It must be admitted that the situation has changed dramatically for Mauritius from what it was at independence and what it is today. The standard of living of the people has improved considerably. A country which was then seen as a basket case by many observers managed to find expression and improve the prospects of the population at large. The spill over from the good work done at one time is benefiting the country.
There is a bigger road network; the infrastructure of production has been transformed by including in it various activities that did not exist in the beginning; some of the economic activities that were initiated in the 1970s, 1980s and 2000s are still bearing fruit by keeping the country’s unemployment rate at around 8% despite the international economic downturn going on since the past five years; sugar factories have been centralised in a bid to generate economies of scale and diversify their lines of production; the country’s rate of literacy has shot up; the economy’s interface with other economies has gone deeper; the services sector (tourism, financial services) has emerged as an important contributor to the economy; the digital age has not left us altogether behind; of late, even shopping malls have been multiplying at an incredible pace while real estates have been selling out at unbelievably high prices all over the island .
Most of this is good inasmuch as it is a sign that things have been moving on. Of late, however, our major preoccupations as a nation have fallen to such pedestrian levels that one is forced to ask whether it is at all reasonable to carry on at this pace. Where politicians should have carried confidence to the nation that we will overcome the obstacles to our progress come what may, we are exposed to quite a different scenario, an unsettled state of affairs in which we keep jumping from one trivial issue to another.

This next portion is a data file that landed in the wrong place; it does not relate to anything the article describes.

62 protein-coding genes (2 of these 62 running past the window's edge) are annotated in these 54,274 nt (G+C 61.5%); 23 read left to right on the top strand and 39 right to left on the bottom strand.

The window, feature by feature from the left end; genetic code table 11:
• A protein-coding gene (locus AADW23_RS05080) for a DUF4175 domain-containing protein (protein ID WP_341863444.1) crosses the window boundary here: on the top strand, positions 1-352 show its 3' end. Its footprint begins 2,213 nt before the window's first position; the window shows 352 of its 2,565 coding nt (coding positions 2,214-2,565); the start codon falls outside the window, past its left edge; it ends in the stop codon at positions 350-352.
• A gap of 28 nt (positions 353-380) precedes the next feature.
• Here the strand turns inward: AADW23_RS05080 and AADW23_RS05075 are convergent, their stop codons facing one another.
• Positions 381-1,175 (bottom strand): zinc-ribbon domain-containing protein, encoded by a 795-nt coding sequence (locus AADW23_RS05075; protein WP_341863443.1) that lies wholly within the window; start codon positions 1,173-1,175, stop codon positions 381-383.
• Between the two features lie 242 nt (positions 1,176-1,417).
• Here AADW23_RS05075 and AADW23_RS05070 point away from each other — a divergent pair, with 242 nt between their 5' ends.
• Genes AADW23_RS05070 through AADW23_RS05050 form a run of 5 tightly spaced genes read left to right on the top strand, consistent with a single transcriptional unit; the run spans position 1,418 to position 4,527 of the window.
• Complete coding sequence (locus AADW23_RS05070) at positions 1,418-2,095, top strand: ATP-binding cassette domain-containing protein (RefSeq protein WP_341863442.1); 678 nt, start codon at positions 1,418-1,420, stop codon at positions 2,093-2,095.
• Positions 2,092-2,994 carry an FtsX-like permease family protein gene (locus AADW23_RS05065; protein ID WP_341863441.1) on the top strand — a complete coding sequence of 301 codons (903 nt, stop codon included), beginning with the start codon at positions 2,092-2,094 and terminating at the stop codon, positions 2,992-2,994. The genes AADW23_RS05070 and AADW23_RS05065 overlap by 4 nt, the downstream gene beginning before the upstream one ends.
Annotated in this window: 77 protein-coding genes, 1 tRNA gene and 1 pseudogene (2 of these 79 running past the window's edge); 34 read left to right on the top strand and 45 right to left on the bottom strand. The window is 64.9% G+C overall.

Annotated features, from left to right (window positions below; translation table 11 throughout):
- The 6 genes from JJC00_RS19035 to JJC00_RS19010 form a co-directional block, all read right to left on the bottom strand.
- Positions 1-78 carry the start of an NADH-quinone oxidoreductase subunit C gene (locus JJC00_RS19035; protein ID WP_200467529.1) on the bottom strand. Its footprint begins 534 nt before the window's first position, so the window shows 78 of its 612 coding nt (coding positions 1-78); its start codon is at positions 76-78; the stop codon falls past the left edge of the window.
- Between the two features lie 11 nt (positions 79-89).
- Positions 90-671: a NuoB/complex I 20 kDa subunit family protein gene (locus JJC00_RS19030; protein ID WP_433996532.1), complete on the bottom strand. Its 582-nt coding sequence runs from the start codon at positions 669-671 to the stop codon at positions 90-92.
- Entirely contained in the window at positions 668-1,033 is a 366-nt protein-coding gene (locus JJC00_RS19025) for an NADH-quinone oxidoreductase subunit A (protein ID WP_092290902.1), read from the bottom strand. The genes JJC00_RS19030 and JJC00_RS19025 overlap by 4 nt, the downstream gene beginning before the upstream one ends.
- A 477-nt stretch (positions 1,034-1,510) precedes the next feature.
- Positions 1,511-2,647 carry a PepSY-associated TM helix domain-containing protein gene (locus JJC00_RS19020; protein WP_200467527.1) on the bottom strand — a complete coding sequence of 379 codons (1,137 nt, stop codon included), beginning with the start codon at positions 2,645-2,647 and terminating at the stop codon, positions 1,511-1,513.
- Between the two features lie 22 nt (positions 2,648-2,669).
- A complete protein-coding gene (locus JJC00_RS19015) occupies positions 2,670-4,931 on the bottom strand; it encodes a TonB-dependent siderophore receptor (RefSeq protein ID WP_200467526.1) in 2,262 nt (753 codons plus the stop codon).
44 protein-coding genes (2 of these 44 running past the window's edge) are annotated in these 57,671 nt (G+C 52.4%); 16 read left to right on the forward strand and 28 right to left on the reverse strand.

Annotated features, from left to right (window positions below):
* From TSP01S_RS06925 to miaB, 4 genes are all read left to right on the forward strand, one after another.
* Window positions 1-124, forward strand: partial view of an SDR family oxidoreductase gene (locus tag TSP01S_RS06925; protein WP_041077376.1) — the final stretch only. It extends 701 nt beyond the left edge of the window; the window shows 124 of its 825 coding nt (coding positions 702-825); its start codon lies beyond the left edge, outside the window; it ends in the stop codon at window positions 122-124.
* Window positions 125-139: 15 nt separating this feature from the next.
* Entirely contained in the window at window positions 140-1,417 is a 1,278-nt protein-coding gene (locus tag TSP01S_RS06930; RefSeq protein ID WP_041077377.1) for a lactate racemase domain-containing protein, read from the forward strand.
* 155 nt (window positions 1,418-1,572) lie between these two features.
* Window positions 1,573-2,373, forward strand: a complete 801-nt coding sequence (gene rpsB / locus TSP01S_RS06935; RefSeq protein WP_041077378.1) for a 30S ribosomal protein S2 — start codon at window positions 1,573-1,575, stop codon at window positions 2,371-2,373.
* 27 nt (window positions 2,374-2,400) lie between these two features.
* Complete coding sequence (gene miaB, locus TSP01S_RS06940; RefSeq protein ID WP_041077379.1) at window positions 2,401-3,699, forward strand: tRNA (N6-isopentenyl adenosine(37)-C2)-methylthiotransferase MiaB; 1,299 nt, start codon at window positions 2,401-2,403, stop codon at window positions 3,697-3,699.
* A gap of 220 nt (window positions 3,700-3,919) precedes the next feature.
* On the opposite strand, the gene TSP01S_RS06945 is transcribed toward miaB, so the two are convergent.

What use is it in the national build-up to display sterile and mutually neutralising personal clashes amongst the country’s leadership when there are more serious issues to tackle? What purpose does it serve if politicians and part of the media proceed on a seemingly unending warpath against each other? What end is served by displacing the debate from larger national issues to personal lifestyles of political leaders? Where exactly will we end up along this distracted course if energy is spent deflecting attention from what really should be of concern to the nation as a whole at this juncture?
There is a feeling, as it was the case when the so-called electoral reform was hot on politicians’ agenda, that focus on principal issues has shifted away from where it should have been. A sound leadership knows how to set aside unimportant matters so as to concentrate on matters that should actually be claiming our full attention.
Take the issue of water supply. We know that weather cycles are becoming increasingly unpredictable. Last year, we were at the end of the tether as regards water supply across the island. Inadequate water reserves were forcing the authorities to ration its supply sharply until only lately, that is before the last months’ rains. The changing weather cycle should long have alerted us to build up our dams and keep them ready to collect water whenever the rains pour down. It is true that work is going on towards increasing our water storage capacity but had the policy makers and the concerned officials done their duty earnestly, all this should have been a done thing since long. There was no dearth of fiscal resources to support it. Right now, water security is still hanging up on our heads like a Sword of Damocles.